Antenna Series Part 1: Why the correct antenna is necessary for effective radio communications

Antenna Series Part 1: Why the correct antenna is necessary for effective radio communications

Antennas have many uses beyond cell phones, and they come in a wide range of shapes and sizes.

In fact, antennas are vital for a variety of critical communication functions.

This will be the first in a series of articles on antennas, radio frequency and how they relate to each other.

The different types of antennas and what they’re used for


Monopole and dipole antennas — sometimes called the “Marconi antenna” after their inventor, Guglielmo Marconi — are ideal for two-way wireless communication. These are the type you commonly find on cell phones. They’re also in vehicles, on two-way radios (AKA “walkie-talkies”) and on pocket-sized radios.


You can easily spot a horn antenna by its unique self-described shape. Sometimes called microwave horns — because they broadcast at ultra-high frequencies (UHF) which encompass the microwave bands — these are the main component of police radar guns (If you’ve ever seen one up close, you might recognize the Horn antenna attached to the front), garage door openers and microwave telecommunications gear.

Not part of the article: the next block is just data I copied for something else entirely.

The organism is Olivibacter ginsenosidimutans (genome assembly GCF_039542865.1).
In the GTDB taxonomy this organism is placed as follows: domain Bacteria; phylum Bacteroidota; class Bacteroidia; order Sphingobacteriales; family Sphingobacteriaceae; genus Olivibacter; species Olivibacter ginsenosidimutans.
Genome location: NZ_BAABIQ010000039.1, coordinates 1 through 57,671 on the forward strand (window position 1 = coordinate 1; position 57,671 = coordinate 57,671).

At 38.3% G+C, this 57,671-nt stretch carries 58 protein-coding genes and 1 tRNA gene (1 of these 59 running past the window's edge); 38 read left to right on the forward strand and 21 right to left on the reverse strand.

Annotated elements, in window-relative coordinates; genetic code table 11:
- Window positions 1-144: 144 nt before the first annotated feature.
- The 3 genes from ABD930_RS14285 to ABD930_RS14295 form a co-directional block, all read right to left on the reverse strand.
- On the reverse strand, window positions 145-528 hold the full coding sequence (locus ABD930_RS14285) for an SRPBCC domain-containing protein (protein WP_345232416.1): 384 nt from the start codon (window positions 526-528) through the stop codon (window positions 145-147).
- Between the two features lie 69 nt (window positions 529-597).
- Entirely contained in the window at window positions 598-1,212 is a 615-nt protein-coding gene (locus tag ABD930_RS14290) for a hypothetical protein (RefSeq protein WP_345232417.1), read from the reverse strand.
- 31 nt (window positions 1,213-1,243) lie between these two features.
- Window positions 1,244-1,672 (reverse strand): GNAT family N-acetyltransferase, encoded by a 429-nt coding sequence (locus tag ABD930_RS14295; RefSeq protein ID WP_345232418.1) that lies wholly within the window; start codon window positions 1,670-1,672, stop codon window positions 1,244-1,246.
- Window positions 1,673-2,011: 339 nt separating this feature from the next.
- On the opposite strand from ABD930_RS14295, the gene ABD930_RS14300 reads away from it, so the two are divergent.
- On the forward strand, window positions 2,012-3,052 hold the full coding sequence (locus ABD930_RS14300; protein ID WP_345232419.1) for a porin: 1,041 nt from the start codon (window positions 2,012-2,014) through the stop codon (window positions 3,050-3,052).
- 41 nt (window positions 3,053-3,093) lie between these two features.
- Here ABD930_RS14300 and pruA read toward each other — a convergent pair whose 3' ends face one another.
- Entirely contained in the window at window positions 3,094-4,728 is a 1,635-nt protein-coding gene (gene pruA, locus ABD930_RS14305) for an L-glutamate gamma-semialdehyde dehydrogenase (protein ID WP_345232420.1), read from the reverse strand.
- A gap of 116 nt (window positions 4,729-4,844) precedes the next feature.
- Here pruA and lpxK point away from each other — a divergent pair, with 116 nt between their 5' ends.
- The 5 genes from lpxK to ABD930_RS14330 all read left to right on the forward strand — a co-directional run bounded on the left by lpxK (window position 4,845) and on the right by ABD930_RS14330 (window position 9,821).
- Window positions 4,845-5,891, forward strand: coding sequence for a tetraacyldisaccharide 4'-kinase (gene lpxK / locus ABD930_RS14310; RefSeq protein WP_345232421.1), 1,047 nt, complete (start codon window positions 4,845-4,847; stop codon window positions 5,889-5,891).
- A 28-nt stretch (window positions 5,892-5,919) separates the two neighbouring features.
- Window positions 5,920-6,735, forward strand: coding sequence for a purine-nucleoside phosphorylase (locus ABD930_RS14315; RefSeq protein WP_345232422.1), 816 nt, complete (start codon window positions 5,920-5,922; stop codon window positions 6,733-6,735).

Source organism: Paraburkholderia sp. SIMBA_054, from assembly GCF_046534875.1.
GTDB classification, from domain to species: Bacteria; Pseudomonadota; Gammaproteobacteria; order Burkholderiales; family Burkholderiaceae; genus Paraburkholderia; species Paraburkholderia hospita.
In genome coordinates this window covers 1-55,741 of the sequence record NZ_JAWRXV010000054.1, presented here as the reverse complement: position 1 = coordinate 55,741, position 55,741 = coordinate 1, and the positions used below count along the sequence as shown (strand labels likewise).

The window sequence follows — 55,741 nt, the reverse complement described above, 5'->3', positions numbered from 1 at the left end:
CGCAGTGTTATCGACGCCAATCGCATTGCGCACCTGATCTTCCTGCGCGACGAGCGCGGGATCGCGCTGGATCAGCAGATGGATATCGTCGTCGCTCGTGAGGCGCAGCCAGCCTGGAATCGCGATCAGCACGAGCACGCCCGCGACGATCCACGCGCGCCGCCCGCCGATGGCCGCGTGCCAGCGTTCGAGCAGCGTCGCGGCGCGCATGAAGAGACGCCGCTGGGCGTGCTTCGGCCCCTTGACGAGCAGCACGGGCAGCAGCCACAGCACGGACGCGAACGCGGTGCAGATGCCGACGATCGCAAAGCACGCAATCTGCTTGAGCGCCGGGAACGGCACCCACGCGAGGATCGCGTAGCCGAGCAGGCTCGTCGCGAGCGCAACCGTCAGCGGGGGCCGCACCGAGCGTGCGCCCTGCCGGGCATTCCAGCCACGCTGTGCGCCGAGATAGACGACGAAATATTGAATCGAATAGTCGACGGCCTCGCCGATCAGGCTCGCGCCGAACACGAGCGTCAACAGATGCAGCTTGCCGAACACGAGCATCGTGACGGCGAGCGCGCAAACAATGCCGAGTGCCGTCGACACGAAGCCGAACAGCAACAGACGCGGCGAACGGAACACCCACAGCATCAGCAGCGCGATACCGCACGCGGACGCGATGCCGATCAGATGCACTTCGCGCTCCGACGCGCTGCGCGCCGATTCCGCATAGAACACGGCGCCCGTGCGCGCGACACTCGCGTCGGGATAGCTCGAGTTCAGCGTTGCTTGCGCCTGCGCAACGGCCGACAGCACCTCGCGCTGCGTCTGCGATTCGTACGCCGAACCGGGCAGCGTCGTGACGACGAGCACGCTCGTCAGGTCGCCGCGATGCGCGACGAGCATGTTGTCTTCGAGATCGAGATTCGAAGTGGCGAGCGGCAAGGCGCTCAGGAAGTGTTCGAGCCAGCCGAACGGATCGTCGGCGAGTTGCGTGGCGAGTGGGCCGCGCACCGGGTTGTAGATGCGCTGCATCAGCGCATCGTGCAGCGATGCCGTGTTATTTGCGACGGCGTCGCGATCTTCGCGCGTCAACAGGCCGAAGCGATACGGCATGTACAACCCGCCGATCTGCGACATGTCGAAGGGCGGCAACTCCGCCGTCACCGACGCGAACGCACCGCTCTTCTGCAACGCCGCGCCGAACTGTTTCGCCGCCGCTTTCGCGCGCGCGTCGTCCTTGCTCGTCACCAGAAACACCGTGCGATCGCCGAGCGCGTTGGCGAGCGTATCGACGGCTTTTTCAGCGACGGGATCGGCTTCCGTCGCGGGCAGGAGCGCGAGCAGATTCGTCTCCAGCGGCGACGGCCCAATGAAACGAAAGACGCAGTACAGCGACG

A parabolic antenna is configured for high gain and is commonly shaped like a bowl. You can find these at radar installations, on top of homes for receiving satellite TV signals and on radio telescopes used for astronomy. Many objects in space emit radio waves, such as stars, galaxies and black holes, so they’re perfect for detecting these distant objects.


Another type of TV antenna, the Yagi antenna is also sometimes referred to as a Yagi-Uda antenna. Like horn antennas, their distinct shape makes them easily recognizable, as they have a central cylinder surrounded by a number of receivers protruding outward. They have moderate to high gain and are directional, which is why they’re also sometimes called beam antennas.

There are lots of others, but these are a good starting point

There is a wide range of other types of antennas, and this is only a sample. Radios are found in many other places, and so too are the different antenna varieties.

Barrett Communications provides both monopole and dipole antennas for HF and VHF radio. From monopole whip antenna for PRC-4090 Tactical HF SDR Transceiver manpacks to PRC-2080+ Tactical VHF Handheld transceivers, to permanent base station installations with a 912 Single or Multi-wire broadband antenna. Tactical needs are also met by the Tactical Broadband dipole antenna – a rapid field deployable, portable solution. Contact us today to learn more.


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Antenna Series Part 4: How do antennas relate to radio frequency?

An explanation of how antennas relate to radio frequency and a list of different types of radio antennas.

Post by Cameron Berg